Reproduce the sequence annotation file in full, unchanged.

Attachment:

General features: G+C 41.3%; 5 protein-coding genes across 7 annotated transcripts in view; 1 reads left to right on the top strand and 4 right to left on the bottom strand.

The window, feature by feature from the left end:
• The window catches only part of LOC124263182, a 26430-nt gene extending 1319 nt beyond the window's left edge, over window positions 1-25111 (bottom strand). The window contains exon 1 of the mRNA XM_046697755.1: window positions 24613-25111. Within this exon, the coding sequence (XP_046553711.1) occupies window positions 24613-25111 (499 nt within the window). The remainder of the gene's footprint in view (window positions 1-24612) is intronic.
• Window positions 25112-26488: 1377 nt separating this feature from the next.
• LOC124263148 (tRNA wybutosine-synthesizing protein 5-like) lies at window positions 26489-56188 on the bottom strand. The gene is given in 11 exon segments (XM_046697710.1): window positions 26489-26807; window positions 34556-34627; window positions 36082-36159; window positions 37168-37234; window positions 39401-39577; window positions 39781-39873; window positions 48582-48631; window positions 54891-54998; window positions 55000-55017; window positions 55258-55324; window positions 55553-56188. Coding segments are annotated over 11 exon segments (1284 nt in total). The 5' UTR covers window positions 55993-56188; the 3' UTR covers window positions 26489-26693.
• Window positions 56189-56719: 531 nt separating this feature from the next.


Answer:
General features: G+C 41.3%; 5 protein-coding genes across 7 annotated transcripts in view; 1 reads left to right on the top strand and 4 right to left on the bottom strand.

The window, feature by feature from the left end:
• The window catches only part of LOC124263182, a 26430-nt gene extending 1319 nt beyond the window's left edge, over window positions 1-25111 (bottom strand). The window contains exon 1 of the mRNA XM_046697755.1: window positions 24613-25111. Within this exon, the coding sequence (XP_046553711.1) occupies window positions 24613-25111 (499 nt within the window). The remainder of the gene's footprint in view (window positions 1-24612) is intronic.
• Window positions 25112-26488: 1377 nt separating this feature from the next.
• LOC124263148 (tRNA wybutosine-synthesizing protein 5-like) lies at window positions 26489-56188 on the bottom strand. The gene is given in 11 exon segments (XM_046697710.1): window positions 26489-26807; window positions 34556-34627; window positions 36082-36159; window positions 37168-37234; window positions 39401-39577; window positions 39781-39873; window positions 48582-48631; window positions 54891-54998; window positions 55000-55017; window positions 55258-55324; window positions 55553-56188. Coding segments are annotated over 11 exon segments (1284 nt in total). The 5' UTR covers window positions 55993-56188; the 3' UTR covers window positions 26489-26693.
• Window positions 56189-56719: 531 nt separating this feature from the next.